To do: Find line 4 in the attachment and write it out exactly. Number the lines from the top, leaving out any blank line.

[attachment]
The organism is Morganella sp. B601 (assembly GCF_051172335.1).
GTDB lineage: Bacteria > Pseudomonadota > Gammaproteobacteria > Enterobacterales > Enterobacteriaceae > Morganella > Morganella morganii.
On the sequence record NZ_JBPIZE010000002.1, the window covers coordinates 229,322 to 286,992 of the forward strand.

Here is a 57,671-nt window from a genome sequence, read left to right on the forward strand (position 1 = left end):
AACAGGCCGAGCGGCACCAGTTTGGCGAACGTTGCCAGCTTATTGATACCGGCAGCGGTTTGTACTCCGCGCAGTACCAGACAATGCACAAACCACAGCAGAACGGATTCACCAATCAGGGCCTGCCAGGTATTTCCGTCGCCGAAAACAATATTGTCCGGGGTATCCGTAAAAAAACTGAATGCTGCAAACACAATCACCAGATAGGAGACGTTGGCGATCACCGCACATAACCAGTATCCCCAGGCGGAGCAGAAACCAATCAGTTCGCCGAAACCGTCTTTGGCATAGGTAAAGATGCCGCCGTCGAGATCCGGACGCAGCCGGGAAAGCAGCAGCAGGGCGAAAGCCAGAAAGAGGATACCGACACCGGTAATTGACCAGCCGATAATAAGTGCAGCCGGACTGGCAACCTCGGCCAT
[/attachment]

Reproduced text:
Here is a 57,671-nt window from a genome sequence, read left to right on the forward strand (position 1 = left end):